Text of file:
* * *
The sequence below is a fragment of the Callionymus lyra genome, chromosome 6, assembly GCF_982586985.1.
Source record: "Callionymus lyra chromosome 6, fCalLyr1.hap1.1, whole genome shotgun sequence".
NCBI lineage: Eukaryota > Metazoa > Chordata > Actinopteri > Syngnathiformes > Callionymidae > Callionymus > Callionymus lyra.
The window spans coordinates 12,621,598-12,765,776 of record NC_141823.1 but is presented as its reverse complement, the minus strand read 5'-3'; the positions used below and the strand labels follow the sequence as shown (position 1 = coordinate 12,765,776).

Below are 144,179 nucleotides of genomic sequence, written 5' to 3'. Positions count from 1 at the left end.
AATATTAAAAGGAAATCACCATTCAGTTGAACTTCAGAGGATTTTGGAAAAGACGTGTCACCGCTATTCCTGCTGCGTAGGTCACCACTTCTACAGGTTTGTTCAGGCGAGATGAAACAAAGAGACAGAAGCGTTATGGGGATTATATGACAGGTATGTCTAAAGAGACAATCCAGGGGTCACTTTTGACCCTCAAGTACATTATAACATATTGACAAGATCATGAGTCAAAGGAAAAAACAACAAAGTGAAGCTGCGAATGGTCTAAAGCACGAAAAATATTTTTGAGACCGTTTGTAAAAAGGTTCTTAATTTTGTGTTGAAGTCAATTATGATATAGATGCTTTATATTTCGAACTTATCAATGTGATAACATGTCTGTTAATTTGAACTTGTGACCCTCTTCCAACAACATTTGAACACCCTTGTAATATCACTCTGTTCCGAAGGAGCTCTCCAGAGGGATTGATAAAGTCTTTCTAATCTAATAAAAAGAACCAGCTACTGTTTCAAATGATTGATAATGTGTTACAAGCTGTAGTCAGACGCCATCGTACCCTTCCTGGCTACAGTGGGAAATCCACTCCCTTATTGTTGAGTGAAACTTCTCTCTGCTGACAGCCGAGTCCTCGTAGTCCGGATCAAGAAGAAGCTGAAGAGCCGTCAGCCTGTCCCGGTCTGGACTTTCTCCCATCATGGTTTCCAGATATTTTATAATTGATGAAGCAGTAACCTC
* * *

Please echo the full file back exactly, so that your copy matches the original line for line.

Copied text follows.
The sequence below is a fragment of the Callionymus lyra genome, chromosome 6, assembly GCF_982586985.1.
Source record: "Callionymus lyra chromosome 6, fCalLyr1.hap1.1, whole genome shotgun sequence".
NCBI lineage: Eukaryota > Metazoa > Chordata > Actinopteri > Syngnathiformes > Callionymidae > Callionymus > Callionymus lyra.
The window spans coordinates 12,621,598-12,765,776 of record NC_141823.1 but is presented as its reverse complement, the minus strand read 5'-3'; the positions used below and the strand labels follow the sequence as shown (position 1 = coordinate 12,765,776).

Below are 144,179 nucleotides of genomic sequence, written 5' to 3'. Positions count from 1 at the left end.
AATATTAAAAGGAAATCACCATTCAGTTGAACTTCAGAGGATTTTGGAAAAGACGTGTCACCGCTATTCCTGCTGCGTAGGTCACCACTTCTACAGGTTTGTTCAGGCGAGATGAAACAAAGAGACAGAAGCGTTATGGGGATTATATGACAGGTATGTCTAAAGAGACAATCCAGGGGTCACTTTTGACCCTCAAGTACATTATAACATATTGACAAGATCATGAGTCAAAGGAAAAAACAACAAAGTGAAGCTGCGAATGGTCTAAAGCACGAAAAATATTTTTGAGACCGTTTGTAAAAAGGTTCTTAATTTTGTGTTGAAGTCAATTATGATATAGATGCTTTATATTTCGAACTTATCAATGTGATAACATGTCTGTTAATTTGAACTTGTGACCCTCTTCCAACAACATTTGAACACCCTTGTAATATCACTCTGTTCCGAAGGAGCTCTCCAGAGGGATTGATAAAGTCTTTCTAATCTAATAAAAAGAACCAGCTACTGTTTCAAATGATTGATAATGTGTTACAAGCTGTAGTCAGACGCCATCGTACCCTTCCTGGCTACAGTGGGAAATCCACTCCCTTATTGTTGAGTGAAACTTCTCTCTGCTGACAGCCGAGTCCTCGTAGTCCGGATCAAGAAGAAGCTGAAGAGCCGTCAGCCTGTCCCGGTCTGGACTTTCTCCCATCATGGTTTCCAGATATTTTATAATTGATGAAGCAGTAACCTC